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12 September 2018

Who will last longer, Theresa May or José Mourinho? I consult the history books for answers

We’re repeatedly told that their days are numbered. But will it be this season, before Christmas? Next year? Tomorrow?

By Hunter Davies

Who will go first, Mourinho or May? Both the football and political experts, who know everything and have ears and toes on the ground, have been telling us for ages that they are for the chop, going soon, no chance of surviving. Will it be this season, before Christmas? Next year? Tomorrow?

You could probably put a bet on it. And will the final nail in their coffins be writing in the sky, or in the Telegraph? José easily survived that banner flying behind an aeroplane during the Burnley-Man United game. It told the world, or those fans with their heads in the air, “Ed Woodward – a specialist in failure!” The wording was strange. There was a passing reference to an old gibe by Mourinho at Arsène Wenger, whom he once called a specialist in failure – but why would they have a go at Woodward, who is the chief executive, not the manager? Presumably because José has managed to keep most fans on side, so far, blaming everyone but himself. I suspect, in fact, that José paid for the banner.

Theresa May has had to put up with Boris rubbishing her in his Telegraph column, calling her stupid and her Brexit policies crap, though in slightly poncier, more archaic wording, trying to be amusing at the same time.

The moment will come, of course, and the chances are that even the experts will be caught out. I remember Don Revie resigning suddenly in 1977 when he appeared to be doing well as England manager. What a surprise that was, but then I am easily surprised. Turned out he was off to manage the UAE for a lot of money. Cloughy resigning at Derby County in 1973 was not such a shock, as he was always threatening. His eventual split with his long-time partner Peter Taylor was more unexpected. Fergie packing it in was always on the cards, as he had told us once before he was going, and he was getting on.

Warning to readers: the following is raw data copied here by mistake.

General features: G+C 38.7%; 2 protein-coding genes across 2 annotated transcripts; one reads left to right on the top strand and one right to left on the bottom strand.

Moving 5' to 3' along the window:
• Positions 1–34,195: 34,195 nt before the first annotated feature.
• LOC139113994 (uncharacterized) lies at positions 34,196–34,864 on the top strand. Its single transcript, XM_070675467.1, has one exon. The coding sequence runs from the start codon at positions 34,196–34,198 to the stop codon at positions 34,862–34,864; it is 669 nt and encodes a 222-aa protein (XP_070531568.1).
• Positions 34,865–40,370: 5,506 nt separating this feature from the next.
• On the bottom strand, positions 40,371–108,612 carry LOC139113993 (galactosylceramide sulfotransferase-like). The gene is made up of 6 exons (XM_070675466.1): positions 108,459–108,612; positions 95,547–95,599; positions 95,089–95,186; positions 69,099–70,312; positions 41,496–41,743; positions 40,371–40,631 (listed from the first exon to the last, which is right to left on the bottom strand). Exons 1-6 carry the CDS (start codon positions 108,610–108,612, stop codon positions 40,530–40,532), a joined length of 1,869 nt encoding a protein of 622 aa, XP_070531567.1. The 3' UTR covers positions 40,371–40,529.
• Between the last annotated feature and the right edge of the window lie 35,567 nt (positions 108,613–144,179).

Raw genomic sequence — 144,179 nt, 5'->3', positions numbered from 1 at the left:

Margaret Thatcher quitting in 1990, that was delicious. I remember watching her on TV while she was in France, coming out of somewhere or other, not knowing she had been damaged in the leadership poll. Geoffrey Howe had really started it by denouncing her in his resignation speech in the Commons, which was a surprise in itself as Denis Healey had told us being attacked by Howe was like being savaged by a dead sheep.

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Harold Wilson jacking it in in 1976, that caught most of us on the hop. At the time, there appeared to be no proper explanation, though some conspiracy theorists suggested he was being investigated by M15. That was a good ‘un. Another suggestion was that he was in the early stages of Alzheimer’s and could not bear the thought of his mind disintegrating. That made sense to me. He always prided himself on his wonderful memory.

I went to interview him, for something or other, at the House of Commons in 1963. George Brown was hanging around in his outer office, the worse for drink, while Marcia, his secretary, sat typing, making a face and going tut tut. During the interview, we got on to football and reminisced about the cup final of 1938 when Preston beat Huddersfield – Wilson’s hometown club – 1-0. Later he sent me a letter, typed by Marcia, in which he mentioned again this cup final, and added in handwriting, “after hitting the bar”.

Mourinho is another awful show-off, though funny with it, posing and preening, acting up for the camera, so it is unlikely he will storm out without turning it into some sort of dramatic event. I look forward to it. Or one day he might just get the push, as he did twice from Chelsea.

May seems unlikely ever voluntarily to give it up. She will have to be pushed or voted out, or lose the next election. There appears to be little else in her life to amuse or occupy her brain – no interests, no family, apart from her dear husband, so why should she pack it in?

My bet, therefore, is that May and Mourinho will be with us for at least another year. If, however, by the time you read this, they have both gone, then obviously I had expected it, oh yes, being a total expert. 

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This article appears in the 12 Sep 2018 issue of the New Statesman, The return of fascism